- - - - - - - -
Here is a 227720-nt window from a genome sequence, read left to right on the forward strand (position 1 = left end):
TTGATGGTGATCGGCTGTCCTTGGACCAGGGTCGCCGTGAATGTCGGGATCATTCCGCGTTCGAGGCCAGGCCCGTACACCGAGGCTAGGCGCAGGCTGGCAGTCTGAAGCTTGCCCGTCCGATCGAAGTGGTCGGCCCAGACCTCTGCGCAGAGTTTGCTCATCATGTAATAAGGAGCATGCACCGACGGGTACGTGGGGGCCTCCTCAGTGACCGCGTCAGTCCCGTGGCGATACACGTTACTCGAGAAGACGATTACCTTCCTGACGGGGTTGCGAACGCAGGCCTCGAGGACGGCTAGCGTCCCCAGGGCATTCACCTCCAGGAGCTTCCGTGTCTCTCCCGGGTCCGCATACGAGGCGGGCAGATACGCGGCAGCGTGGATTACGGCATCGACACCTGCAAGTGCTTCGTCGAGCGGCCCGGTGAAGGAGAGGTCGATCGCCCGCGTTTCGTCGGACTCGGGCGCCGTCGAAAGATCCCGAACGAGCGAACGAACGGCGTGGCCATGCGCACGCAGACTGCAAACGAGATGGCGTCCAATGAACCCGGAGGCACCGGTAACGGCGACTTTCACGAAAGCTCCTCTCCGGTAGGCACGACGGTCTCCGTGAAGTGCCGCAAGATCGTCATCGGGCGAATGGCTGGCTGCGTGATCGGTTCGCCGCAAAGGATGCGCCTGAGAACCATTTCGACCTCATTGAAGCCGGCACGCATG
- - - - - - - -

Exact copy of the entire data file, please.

Here is a 227720-nt window from a genome sequence, read left to right on the forward strand (position 1 = left end):
TTGATGGTGATCGGCTGTCCTTGGACCAGGGTCGCCGTGAATGTCGGGATCATTCCGCGTTCGAGGCCAGGCCCGTACACCGAGGCTAGGCGCAGGCTGGCAGTCTGAAGCTTGCCCGTCCGATCGAAGTGGTCGGCCCAGACCTCTGCGCAGAGTTTGCTCATCATGTAATAAGGAGCATGCACCGACGGGTACGTGGGGGCCTCCTCAGTGACCGCGTCAGTCCCGTGGCGATACACGTTACTCGAGAAGACGATTACCTTCCTGACGGGGTTGCGAACGCAGGCCTCGAGGACGGCTAGCGTCCCCAGGGCATTCACCTCCAGGAGCTTCCGTGTCTCTCCCGGGTCCGCATACGAGGCGGGCAGATACGCGGCAGCGTGGATTACGGCATCGACACCTGCAAGTGCTTCGTCGAGCGGCCCGGTGAAGGAGAGGTCGATCGCCCGCGTTTCGTCGGACTCGGGCGCCGTCGAAAGATCCCGAACGAGCGAACGAACGGCGTGGCCATGCGCACGCAGACTGCAAACGAGATGGCGTCCAATGAACCCGGAGGCACCGGTAACGGCGACTTTCACGAAAGCTCCTCTCCGGTAGGCACGACGGTCTCCGTGAAGTGCCGCAAGATCGTCATCGGGCGAATGGCTGGCTGCGTGATCGGTTCGCCGCAAAGGATGCGCCTGAGAACCATTTCGACCTCATTGAAGCCGGCACGCATG